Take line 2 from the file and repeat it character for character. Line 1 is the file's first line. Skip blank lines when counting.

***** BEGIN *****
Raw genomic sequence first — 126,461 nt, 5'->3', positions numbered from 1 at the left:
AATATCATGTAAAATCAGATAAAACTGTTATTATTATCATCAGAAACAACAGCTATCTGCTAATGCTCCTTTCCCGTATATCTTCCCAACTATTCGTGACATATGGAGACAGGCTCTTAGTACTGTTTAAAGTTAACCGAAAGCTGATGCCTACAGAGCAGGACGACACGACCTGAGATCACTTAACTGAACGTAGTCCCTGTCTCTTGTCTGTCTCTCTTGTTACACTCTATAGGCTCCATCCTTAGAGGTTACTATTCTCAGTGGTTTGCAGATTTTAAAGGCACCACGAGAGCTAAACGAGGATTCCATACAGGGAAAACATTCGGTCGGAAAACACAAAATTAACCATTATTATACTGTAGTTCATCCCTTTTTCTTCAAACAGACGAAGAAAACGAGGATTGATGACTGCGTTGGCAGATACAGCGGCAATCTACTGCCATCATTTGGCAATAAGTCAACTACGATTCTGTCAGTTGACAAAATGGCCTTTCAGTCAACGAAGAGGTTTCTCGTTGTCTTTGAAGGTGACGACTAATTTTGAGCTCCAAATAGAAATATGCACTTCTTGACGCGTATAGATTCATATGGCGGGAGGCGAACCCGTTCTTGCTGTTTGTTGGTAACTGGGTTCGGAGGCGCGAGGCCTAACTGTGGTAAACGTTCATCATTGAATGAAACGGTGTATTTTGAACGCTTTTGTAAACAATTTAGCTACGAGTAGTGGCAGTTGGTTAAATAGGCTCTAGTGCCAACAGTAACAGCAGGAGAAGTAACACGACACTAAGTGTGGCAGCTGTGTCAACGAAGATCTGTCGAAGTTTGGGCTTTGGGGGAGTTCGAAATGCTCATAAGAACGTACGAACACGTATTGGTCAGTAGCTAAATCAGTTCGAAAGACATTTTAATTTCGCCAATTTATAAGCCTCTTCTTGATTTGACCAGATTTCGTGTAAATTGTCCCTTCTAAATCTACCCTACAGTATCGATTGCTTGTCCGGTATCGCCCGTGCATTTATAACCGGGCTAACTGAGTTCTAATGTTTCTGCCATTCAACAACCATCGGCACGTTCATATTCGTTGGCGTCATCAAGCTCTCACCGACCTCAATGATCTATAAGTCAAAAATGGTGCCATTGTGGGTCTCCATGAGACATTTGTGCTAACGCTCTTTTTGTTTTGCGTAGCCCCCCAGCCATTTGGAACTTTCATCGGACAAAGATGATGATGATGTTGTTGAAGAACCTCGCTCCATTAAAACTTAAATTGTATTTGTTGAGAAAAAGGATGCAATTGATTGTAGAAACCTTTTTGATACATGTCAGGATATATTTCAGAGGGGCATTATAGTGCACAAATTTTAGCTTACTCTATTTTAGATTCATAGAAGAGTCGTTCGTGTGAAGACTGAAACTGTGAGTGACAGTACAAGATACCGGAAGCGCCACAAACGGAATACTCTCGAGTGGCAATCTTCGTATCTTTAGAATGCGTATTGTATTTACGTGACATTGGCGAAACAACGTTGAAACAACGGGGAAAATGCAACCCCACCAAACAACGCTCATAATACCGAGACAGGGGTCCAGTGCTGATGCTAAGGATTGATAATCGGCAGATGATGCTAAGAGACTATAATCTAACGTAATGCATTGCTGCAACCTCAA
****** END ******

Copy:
AATATCATGTAAAATCAGATAAAACTGTTATTATTATCATCAGAAACAACAGCTATCTGCTAATGCTCCTTTCCCGTATATCTTCCCAACTATTCGTGACATATGGAGACAGGCTCTTAGTACTGTTTAAAGTTAACCGAAAGCTGATGCCTACAGAGCAGGACGACACGACCTGAGATCACTTAACTGAACGTAGTCCCTGTCTCTTGTCTGTCTCTCTTGTTACACTCTATAGGCTCCATCCTTAGAGGTTACTATTCTCAGTGGTTTGCAGATTTTAAAGGCACCACGAGAGCTAAACGAGGATTCCATACAGGGAAAACATTCGGTCGGAAAACACAAAATTAACCATTATTATACTGTAGTTCATCCCTTTTTCTTCAAACAGACGAAGAAAACGAGGATTGATGACTGCGTTGGCAGATACAGCGGCAATCTACTGCCATCATTTGGCAATAAGTCAACTACGATTCTGTCAGTTGACAAAATGGCCTTTCAGTCAACGAAGAGGTTTCTCGTTGTCTTTGAAGGTGACGACTAATTTTGAGCTCCAAATAGAAATATGCACTTCTTGACGCGTATAGATTCATATGGCGGGAGGCGAACCCGTTCTTGCTGTTTGTTGGTAACTGGGTTCGGAGGCGCGAGGCCTAACTGTGGTAAACGTTCATCATTGAATGAAACGGTGTATTTTGAACGCTTTTGTAAACAATTTAGCTACGAGTAGTGGCAGTTGGTTAAATAGGCTCTAGTGCCAACAGTAACAGCAGGAGAAGTAACACGACACTAAGTGTGGCAGCTGTGTCAACGAAGATCTGTCGAAGTTTGGGCTTTGGGGGAGTTCGAAATGCTCATAAGAACGTACGAACACGTATTGGTCAGTAGCTAAATCAGTTCGAAAGACATTTTAATTTCGCCAATTTATAAGCCTCTTCTTGATTTGACCAGATTTCGTGTAAATTGTCCCTTCTAAATCTACCCTACAGTATCGATTGCTTGTCCGGTATCGCCCGTGCATTTATAACCGGGCTAACTGAGTTCTAATGTTTCTGCCATTCAACAACCATCGGCACGTTCATATTCGTTGGCGTCATCAAGCTCTCACCGACCTCAATGATCTATAAGTCAAAAATGGTGCCATTGTGGGTCTCCATGAGACATTTGTGCTAACGCTCTTTTTGTTTTGCGTAGCCCCCCAGCCATTTGGAACTTTCATCGGACAAAGATGATGATGATGTTGTTGAAGAACCTCGCTCCATTAAAACTTAAATTGTATTTGTTGAGAAAAAGGATGCAATTGATTGTAGAAACCTTTTTGATACATGTCAGGATATATTTCAGAGGGGCATTATAGTGCACAAATTTTAGCTTACTCTATTTTAGATTCATAGAAGAGTCGTTCGTGTGAAGACTGAAACTGTGAGTGACAGTACAAGATACCGGAAGCGCCACAAACGGAATACTCTCGAGTGGCAATCTTCGTATCTTTAGAATGCGTATTGTATTTACGTGACATTGGCGAAACAACGTTGAAACAACGGGGAAAATGCAACCCCACCAAACAACGCTCATAATACCGAGACAGGGGTCCAGTGCTGATGCTAAGGATTGATAATCGGCAGATGATGCTAAGAGACTATAATCTAACGTAATGCATTGCTGCAACCTCAA